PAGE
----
A number of major webmail services have suffered one of the largest security breaches in recent years. The account details of Gmail, Yahoo Mail, Hotmail, and Mail.ru are just four of the services affected.
Security firm Hold Security says that it has been contacted by a hacker in possession of 272 million unique pairs of email addresses and unencrypted passwords. This is far from an insignificant number, and the situation is made all the worse as the data is being freely shared for just about anyone to access.
In the last couple of weeks we have seen consumer messaging giants WhatsApp and Viber retrospectively add end-to-end encryption technology to their communications platforms. The notion of providing users with improved security is certainly to be applauded, and seeing messaging apps adopt encryption as a necessity as opposed to simply a nice-to-have feature, is long overdue.
However, the manner in which providers are increasingly introducing encryption technology within apps as an afterthought is potentially providing a false sense of security to the billions of people that use them on a daily basis.
The Internet of Things (IoT) opens up a sea of new opportunities for revenue and growth, but it is also a security challenge, IT pros have said.
If the new Spiceworks IoT report is to be believed, 85 percent of IT professionals in the EMEA region (Europe, Middle East, Africa) believe IoT will create new security and privacy issues in the workplace.
Almost a half (43 percent) of UK companies did not experience a security breach in 2015, a new report suggests. Released by IT management software provider SolarWinds, it includes answers from 109 IT practitioners and managers from small, medium-sized and large UK companies.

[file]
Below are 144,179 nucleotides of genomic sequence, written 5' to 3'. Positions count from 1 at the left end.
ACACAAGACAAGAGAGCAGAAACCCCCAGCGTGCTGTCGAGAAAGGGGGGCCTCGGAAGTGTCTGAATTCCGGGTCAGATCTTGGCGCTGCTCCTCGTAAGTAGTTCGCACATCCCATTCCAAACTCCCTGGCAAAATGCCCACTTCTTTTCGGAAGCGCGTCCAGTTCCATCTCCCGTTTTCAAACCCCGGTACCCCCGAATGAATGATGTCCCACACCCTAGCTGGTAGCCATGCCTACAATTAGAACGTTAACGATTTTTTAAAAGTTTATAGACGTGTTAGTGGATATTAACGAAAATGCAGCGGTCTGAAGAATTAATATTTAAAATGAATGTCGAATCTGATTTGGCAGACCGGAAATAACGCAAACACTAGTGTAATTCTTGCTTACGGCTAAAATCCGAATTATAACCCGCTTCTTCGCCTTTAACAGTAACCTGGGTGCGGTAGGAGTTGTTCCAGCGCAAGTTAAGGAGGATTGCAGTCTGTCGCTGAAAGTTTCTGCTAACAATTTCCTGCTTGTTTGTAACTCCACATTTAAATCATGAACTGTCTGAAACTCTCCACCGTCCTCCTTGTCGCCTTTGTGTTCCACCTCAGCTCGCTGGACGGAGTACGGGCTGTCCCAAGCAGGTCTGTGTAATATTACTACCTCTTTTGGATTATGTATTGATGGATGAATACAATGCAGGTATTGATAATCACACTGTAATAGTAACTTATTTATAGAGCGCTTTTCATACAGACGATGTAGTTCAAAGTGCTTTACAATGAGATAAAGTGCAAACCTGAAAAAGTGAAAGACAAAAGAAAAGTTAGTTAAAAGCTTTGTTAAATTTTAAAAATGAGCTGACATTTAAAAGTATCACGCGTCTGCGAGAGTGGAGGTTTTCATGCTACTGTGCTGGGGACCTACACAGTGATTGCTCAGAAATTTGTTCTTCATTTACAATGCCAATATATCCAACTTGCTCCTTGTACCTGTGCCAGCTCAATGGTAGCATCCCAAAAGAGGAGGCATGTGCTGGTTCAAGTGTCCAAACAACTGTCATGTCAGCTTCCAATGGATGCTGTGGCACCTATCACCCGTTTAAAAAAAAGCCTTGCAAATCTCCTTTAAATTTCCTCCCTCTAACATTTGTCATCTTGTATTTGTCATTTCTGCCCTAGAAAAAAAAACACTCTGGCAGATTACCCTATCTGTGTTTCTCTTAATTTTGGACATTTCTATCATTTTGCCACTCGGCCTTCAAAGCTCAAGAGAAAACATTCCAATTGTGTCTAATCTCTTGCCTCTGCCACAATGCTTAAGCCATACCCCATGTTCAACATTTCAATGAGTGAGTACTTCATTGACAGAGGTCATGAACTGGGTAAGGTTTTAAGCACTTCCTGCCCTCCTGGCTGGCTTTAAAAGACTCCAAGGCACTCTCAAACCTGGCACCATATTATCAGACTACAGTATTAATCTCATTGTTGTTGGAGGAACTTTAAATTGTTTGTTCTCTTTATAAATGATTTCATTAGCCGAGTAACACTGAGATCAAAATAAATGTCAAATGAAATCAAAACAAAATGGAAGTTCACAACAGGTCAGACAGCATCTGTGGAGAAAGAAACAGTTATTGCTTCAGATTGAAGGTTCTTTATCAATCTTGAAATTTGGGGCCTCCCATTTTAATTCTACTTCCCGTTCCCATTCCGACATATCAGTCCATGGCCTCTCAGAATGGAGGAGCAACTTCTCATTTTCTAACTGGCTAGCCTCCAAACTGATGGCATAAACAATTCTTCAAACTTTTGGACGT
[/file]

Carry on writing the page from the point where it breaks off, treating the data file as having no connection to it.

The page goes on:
According to them, just 30 percent suffered a breach last year. Quite surprising.
If it feels as though you've heard an awful lot about ransomware recently, that's because you have. It's a problem that just seems to be getting worse, and ESG -- the security outfit behind anti-malware program SpyHunter -- has released figures that shows April was the worst month ever recorded for ransomware in the US.
The rate of infection rocketed last month, with the numbers more than doubling when compared to March. While there have been a few high-profile cases of large businesses getting hit with ransomware, increasing numbers of ordinary people are also falling victim.
IT trends often come and go, some dominating the hype cycle for years, others exiting the mainstream with more of a whimper. Security is having a moment right now in which it is dominating the market in terms of press, thought leadership and excitement. But, in this case, it’s no trend, it’s reality.